Local Religious life

Sisters of Charity mark 150 years

by Marc and Julie Anderson

TOPEKA — It’s not every day you have a chance to meet the founder of a religious order —especially one that has given 150 years of service to the archdiocese already.

But that’s what happened at Mater Dei Church here on Nov. 18, when the founder of the Sisters of Charity of Leavenworth, Mother Xavier Ross, appeared in the flesh to some 450 people.

The occasion was an anniversary Mass celebrated by longtime Topeka pastor Father John Rossiter that served as one of two kickoff events for a yearlong celebration marking 150 years since the founding of the Sisters of Charity of Leavenworth by Mother Ross. The Mass was concelebrated by Msgr. Vince Krische, pastor of St. Ann Parish in Prairie Village and Father Jon Hullinger, pastor of Mater Dei Parish. During her presentation, Mother Xavier Ross (portrayed by Sister of Charity Maureen Hall) shared stories of both her spiritual journey to the Catholic Church and her physical journey from Kentucky to Tennessee and finally to Kansas in the late 1850s.

Born in 1813, Ross came from a devoutly religious family. Her father, a Methodist minister, taught all five children to love God with their whole hearts, but he was very anti-Catholic.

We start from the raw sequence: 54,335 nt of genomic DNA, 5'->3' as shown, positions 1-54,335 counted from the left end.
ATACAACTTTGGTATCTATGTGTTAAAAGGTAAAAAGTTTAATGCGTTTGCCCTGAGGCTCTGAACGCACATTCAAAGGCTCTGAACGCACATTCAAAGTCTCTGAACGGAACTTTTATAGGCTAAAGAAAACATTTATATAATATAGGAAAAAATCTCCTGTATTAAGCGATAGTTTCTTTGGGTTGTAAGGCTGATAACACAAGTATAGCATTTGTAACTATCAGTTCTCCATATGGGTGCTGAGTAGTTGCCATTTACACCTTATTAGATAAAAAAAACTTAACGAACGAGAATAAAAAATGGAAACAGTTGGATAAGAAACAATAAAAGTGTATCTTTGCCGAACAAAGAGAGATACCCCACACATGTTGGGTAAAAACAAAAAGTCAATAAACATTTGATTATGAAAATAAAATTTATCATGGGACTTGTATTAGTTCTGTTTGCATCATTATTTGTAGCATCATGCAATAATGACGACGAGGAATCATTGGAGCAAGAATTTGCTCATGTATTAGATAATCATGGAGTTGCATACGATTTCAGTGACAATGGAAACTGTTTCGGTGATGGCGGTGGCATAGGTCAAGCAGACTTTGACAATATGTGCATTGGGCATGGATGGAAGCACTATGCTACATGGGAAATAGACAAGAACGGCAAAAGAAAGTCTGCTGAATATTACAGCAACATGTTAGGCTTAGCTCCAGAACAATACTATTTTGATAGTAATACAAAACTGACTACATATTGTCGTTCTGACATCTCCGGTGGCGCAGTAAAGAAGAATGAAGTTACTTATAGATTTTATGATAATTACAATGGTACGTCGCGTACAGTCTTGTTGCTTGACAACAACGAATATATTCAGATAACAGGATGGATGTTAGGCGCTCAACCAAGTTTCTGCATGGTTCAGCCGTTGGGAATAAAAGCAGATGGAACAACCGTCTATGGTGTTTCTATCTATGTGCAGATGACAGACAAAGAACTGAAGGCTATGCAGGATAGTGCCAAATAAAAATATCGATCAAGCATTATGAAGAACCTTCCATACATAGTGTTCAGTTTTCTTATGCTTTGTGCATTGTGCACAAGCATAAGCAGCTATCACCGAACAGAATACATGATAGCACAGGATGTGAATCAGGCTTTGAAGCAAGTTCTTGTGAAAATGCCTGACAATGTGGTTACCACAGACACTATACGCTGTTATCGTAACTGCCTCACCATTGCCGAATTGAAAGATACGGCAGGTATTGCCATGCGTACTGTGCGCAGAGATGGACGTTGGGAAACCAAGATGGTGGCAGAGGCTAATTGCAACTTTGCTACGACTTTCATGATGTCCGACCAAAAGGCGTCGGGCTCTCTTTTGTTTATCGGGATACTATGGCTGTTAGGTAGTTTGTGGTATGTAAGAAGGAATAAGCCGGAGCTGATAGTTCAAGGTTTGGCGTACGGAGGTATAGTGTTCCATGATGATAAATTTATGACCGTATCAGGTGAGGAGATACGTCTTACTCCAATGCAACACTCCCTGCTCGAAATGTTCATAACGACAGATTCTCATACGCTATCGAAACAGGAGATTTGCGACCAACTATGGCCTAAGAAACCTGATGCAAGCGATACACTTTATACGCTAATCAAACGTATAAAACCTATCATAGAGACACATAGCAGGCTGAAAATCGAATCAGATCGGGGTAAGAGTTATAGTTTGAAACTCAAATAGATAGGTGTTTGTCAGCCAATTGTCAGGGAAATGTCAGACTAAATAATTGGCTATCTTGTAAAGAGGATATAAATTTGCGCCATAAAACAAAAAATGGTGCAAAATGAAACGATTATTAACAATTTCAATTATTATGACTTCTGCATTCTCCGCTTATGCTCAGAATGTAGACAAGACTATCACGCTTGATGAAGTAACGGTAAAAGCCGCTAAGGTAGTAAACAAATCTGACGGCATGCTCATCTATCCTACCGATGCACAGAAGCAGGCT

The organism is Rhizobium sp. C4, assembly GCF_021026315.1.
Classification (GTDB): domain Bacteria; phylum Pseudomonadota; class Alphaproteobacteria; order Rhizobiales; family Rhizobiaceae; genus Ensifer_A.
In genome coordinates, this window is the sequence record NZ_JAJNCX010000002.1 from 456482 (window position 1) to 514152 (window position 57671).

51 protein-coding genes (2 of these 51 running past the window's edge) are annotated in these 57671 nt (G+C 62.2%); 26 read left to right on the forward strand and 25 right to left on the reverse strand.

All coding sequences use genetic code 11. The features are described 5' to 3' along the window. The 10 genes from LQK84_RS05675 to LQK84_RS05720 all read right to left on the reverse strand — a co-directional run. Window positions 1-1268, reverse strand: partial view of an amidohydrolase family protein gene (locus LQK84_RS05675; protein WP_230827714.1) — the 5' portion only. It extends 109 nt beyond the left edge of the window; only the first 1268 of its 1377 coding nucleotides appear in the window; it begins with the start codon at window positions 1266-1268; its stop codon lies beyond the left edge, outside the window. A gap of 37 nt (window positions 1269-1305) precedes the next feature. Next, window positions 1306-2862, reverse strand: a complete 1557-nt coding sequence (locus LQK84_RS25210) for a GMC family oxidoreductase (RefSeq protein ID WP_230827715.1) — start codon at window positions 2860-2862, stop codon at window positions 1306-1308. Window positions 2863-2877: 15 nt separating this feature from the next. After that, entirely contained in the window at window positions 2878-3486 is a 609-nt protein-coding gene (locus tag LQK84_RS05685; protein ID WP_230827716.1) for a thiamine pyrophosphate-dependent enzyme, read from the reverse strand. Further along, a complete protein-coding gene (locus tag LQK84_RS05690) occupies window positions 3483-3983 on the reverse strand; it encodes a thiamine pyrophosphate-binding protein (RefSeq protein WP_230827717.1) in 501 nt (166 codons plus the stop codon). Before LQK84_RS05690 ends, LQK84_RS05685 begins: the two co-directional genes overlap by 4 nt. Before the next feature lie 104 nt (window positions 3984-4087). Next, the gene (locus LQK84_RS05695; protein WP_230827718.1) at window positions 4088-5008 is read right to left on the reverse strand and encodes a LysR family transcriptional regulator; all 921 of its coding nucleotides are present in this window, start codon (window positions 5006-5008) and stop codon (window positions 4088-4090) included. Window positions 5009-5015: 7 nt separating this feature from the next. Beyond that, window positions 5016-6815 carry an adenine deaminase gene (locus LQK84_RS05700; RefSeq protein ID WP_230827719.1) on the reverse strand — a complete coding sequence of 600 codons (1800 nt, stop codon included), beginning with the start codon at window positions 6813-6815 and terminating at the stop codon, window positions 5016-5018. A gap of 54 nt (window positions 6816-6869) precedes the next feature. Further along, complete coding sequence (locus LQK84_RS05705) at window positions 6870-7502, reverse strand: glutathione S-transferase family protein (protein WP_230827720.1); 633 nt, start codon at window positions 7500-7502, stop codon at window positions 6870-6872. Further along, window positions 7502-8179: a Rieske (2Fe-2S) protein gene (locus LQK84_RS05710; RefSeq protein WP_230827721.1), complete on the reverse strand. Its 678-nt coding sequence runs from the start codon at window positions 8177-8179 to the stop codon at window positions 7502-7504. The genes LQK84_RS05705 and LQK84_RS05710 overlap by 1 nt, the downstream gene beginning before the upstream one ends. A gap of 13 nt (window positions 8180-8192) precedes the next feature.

“When I was 15 years old, I met my best friend, Victoria Robinson,” said “Mother Ross.”*

Robinson was a Catholic, and Ross was quite sure her father would have had a fit if he had known. However, that didn’t stop Ross from being curious about what it meant to be a Catholic.

One Sunday, when she was 16 years old, Ross accompanied Robinson to Mass. It was then that Ross experienced God’s love in a way that would change her life forever.

“I’ll never forget the Gospel at Mass that Sunday,” Ross said. “It was from John 15: ‘I no longer call you servants, but I call you my friends.’ I had an overwhelming feeling or sense of belonging to God and to the people around me, and I knew then that this is where I belonged.”

Within the year, Ross was baptized into the Catholic faith, unbeknownst to her family. Upon learning of her newfound faith, Ross’ family was “horrified,” especially her father and her oldest brother Joseph. When the two learned she wanted to become a nun, Ross met immediate and intense opposition.

Despite that fact, in 1832 Ross snuck out of the house, never to return. Instead, she entered the Sisters of Charity of Nazareth, Ky.

“What can a woman do?” Ross asked the congregation. It’s a question her father asked her when she shared her desire to become a nun.

Her answer? A lot more than you think.

“I said ‘yes’ to God’s love to teach. I said ‘yes’ to God’s love in the healing ministry of health care. I said ‘yes’ to God’s love to taking care of the orphans. I said ‘yes’ to showing the face of God to those who need to see it the most,” she said.